Albert also had a long career in television. He made his first appearance on television in The Ford Theatre Hour in 1948. Albert appeared in many of the anthology series of the Forties and Fifties, including Suspense, Studio One, and Philco Television Playhouse. He also made several guest appearances on series television, including Wagon Train, Laramie, Dr. Kildare, and The Man from U.N.C.L.E.. He also had three television series of his own in the Fifties. The first was a short lived sitcom called Leave It to Larry in 1952. In 1953 he was the host of both the game show Nothing but the Best and the variety show The Saturday Night Revue.
With a successful film career in the late Fifties into the Sixties, Eddie Albert gave no thought to returning to television beyond the odd guest appearance. He rejected both My Three Sons and Mister Ed because of this. In the mid-Sixties, however, a TV series came along that piqued his interest. According to his agent it was about a city slicker who moves to the country. Albert found the idea appealing and was certain it would be a success. That show was Green Acres, on which Albert played lawyer Oliver Wendell Douglas, who drops his city life and moves to the country to fulfill his dream of being a farmer. Complicating things were his wife, Lisa (played by Eva Gabor) who wanted to move back to New York, and the very eccentric natives of the local town, Hooterville. The spin off of Petticoat Junction proved very successful. It ran for six years, cancelled only because CBS had decided to rid itself of all rural oriented shows. Although looked upon as low brow entertainment when it first aired, Green Acres is now seen by man as one of the wittiest satires on modern life in the history of television.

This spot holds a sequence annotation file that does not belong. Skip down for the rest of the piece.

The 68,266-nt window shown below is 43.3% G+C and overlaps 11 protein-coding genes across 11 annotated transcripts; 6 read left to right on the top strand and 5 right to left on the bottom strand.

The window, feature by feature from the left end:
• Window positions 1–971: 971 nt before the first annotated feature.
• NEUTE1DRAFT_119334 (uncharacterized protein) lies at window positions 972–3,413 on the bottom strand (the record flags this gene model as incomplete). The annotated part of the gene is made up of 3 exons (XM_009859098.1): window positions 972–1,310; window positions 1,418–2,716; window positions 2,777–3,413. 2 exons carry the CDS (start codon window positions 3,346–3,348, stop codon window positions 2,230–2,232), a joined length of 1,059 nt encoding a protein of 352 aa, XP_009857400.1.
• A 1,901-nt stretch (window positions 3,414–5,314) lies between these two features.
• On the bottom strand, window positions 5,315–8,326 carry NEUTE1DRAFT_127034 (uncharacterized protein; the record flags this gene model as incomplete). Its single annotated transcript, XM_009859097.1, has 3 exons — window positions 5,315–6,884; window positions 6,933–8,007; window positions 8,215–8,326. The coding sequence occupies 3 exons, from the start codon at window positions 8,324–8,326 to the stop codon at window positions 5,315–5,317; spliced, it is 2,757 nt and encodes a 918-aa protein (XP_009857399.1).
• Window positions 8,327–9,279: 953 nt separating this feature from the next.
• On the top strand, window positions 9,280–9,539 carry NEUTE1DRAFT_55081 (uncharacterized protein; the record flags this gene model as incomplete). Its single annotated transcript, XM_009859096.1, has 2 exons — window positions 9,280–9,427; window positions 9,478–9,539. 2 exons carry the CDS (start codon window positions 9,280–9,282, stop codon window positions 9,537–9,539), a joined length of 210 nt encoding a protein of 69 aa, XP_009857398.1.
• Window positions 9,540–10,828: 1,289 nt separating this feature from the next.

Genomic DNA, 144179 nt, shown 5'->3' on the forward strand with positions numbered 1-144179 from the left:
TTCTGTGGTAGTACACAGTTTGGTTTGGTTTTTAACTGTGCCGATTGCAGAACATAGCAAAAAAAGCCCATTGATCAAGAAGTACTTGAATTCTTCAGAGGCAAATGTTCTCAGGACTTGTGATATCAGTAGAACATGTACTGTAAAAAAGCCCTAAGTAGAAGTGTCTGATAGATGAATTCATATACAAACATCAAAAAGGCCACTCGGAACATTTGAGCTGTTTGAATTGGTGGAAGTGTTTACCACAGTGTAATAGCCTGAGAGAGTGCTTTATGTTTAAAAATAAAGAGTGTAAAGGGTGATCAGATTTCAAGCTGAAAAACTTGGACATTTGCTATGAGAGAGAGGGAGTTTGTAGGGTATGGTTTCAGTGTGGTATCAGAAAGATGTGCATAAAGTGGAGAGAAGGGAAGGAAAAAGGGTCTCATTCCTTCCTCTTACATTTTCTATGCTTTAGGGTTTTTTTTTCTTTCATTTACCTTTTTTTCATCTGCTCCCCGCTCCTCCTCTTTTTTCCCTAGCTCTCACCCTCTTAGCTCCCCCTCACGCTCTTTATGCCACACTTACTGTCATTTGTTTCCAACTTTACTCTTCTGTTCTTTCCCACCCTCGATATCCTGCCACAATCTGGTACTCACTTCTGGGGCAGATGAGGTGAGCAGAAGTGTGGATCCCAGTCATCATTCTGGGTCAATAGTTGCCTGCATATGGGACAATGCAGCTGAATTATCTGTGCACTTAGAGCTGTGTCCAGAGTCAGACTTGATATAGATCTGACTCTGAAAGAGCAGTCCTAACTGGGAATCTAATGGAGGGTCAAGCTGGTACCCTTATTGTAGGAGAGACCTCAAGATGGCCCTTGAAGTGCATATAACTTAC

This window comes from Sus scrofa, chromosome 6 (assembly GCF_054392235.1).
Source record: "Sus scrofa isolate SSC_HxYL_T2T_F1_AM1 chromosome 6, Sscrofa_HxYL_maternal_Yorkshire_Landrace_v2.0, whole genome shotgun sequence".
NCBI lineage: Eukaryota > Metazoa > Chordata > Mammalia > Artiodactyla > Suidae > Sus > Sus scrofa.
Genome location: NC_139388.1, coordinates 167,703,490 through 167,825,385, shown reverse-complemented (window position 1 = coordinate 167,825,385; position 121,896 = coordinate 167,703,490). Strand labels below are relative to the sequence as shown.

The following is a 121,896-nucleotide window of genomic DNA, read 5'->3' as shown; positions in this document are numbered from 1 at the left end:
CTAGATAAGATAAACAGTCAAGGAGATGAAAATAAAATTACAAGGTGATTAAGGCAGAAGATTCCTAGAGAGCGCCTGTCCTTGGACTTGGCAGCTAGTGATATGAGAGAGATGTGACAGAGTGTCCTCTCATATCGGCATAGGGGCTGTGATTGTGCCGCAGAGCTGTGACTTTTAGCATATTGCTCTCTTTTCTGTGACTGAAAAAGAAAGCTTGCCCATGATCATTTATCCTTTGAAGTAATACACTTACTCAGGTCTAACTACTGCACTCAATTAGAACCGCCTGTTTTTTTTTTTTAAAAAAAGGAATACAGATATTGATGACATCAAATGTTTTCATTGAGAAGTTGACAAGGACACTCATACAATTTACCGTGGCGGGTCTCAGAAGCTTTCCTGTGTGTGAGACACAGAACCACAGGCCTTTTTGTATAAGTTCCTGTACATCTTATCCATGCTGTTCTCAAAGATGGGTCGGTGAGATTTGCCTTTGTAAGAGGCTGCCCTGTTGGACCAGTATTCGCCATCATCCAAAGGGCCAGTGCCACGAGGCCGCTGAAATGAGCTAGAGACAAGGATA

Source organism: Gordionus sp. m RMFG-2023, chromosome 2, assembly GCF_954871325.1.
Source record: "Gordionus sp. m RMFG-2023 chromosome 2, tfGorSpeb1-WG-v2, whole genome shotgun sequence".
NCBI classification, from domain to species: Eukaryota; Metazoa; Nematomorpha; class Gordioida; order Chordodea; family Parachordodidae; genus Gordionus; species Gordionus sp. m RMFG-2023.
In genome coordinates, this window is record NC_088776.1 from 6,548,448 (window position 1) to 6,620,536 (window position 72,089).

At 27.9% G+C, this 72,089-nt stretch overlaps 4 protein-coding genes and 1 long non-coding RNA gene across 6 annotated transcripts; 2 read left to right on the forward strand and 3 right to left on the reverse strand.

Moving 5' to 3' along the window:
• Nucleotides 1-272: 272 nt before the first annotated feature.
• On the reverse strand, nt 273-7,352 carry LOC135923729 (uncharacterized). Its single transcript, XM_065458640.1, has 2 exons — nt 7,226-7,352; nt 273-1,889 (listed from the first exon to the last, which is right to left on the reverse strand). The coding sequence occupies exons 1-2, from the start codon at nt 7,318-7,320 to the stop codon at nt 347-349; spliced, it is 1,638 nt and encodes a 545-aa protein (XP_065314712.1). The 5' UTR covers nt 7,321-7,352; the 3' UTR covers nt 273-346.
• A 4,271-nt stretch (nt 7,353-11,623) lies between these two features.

In the Seventies Albert continued his television career with the mini-series Benjamin Franklin, playing old Ben himself. He then appeared in another successful series, playing grifter Frank McBride in the TV show Switch.
In addition to the plays named above, Albert's stage career also included The Music Man, in which he replaced Robert Preston in 1960.
Beyond his career as an actor, Eddie Albert was also an activist. Beginning in the late Sixties, he became involved in the ecology movement. He not only appeared on TV talk shows to discuss the environment, but also made speeches at various universities and high schools, as well as in front of religious and industrial groups. He founded the Eddie Albert World Trees Foundation and served as national conservation chairman for the Boy Scouts of America. He was also the spokesman for Meals for Millions, a project meant to bring food to the starving in the world, in 1963. He was also a special consultant for he World Hunger Conference in Rome in 1974. He was director of the U.S. Commission on Refugees for a time, a trustee of the National Recreation and Parks Association, and a consumer advisory board member of the U.S. Department of Energy.
Eddie Albert is one of those actors whose talent I think both the critics and the public sometimes underestimated. I have little doubt that much of this was because Green Acres was often seen as low brow entertainment, rather than the sly look at modern life it really is. Regardless, Albert gave many great performances over his career. In Roman Holiday he outshines even Gregory Peck and Audrey Hepburn. And as the warden in the original The Longest Yard he was very impressive. I also have to admire Albert for not simply resting on his laurels. He was one of those actors who actually tried to do some good in the world, whether it was addressing ecological concerns or world hunger. I am sad that he is gone, but at 99 years of age, it cannot be argued that he did not live a good long, life.
Warner Archive: Bad Men of Tombstone (1948)